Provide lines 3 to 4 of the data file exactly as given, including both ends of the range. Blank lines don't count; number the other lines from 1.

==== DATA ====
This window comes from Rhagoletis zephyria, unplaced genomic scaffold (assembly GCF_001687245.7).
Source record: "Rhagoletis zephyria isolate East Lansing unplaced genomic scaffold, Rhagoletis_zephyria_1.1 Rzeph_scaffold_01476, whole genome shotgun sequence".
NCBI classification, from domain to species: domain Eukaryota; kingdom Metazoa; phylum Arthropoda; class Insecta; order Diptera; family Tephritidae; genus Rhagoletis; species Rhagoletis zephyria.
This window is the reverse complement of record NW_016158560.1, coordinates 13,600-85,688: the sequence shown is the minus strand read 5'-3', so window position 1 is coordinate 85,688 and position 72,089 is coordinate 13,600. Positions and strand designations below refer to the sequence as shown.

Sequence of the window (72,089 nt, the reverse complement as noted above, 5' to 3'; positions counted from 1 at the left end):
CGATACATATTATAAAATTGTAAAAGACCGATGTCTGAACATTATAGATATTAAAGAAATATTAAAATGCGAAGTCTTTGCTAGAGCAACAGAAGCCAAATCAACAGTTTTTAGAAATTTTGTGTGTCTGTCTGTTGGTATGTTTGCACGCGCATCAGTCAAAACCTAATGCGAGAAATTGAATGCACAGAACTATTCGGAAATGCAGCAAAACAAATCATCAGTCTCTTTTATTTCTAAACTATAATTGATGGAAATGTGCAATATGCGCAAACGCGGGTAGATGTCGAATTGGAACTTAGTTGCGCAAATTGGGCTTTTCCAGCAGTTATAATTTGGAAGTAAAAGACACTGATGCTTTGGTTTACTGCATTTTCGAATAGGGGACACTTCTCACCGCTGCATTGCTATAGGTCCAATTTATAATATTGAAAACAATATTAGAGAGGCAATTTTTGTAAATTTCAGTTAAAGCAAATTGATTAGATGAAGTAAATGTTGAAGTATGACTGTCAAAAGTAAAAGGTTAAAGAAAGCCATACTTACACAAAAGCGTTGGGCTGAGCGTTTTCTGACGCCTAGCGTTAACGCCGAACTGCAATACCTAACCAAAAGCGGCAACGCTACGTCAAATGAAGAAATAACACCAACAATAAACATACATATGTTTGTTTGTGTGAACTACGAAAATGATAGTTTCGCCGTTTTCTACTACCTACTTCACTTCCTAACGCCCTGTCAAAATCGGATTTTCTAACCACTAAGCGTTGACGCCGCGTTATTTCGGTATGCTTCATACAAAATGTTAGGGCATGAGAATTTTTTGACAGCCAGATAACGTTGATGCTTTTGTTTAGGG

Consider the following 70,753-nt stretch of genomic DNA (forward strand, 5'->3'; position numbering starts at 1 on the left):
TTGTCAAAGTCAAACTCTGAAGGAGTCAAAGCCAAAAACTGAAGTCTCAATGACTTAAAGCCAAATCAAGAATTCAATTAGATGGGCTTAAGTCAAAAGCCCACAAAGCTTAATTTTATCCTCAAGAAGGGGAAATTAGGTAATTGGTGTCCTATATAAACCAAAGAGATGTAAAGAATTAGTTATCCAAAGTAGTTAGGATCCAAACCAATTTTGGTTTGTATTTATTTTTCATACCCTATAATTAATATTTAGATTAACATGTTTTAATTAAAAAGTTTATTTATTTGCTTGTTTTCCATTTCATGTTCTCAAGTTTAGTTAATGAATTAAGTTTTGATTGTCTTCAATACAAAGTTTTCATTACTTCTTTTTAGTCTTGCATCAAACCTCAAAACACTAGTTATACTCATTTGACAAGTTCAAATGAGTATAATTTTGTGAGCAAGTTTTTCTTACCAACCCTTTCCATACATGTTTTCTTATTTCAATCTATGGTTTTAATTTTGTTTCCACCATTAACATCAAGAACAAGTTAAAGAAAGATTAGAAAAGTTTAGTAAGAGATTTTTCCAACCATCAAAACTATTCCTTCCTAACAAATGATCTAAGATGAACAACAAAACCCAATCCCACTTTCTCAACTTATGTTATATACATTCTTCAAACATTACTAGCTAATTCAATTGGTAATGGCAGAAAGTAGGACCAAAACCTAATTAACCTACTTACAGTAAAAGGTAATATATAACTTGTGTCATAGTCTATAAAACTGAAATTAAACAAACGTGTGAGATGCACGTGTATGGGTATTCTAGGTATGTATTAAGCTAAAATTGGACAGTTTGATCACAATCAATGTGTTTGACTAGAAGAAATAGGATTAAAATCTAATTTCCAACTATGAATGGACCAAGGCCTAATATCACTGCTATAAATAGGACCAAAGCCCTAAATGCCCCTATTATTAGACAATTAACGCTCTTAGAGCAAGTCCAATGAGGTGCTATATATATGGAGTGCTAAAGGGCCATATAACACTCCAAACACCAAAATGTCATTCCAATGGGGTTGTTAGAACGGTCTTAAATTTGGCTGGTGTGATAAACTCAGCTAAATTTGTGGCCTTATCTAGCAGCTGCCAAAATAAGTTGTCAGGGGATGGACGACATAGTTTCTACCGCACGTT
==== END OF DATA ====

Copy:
NCBI classification, from domain to species: domain Eukaryota; kingdom Metazoa; phylum Arthropoda; class Insecta; order Diptera; family Tephritidae; genus Rhagoletis; species Rhagoletis zephyria.
This window is the reverse complement of record NW_016158560.1, coordinates 13,600-85,688: the sequence shown is the minus strand read 5'-3', so window position 1 is coordinate 85,688 and position 72,089 is coordinate 13,600. Positions and strand designations below refer to the sequence as shown.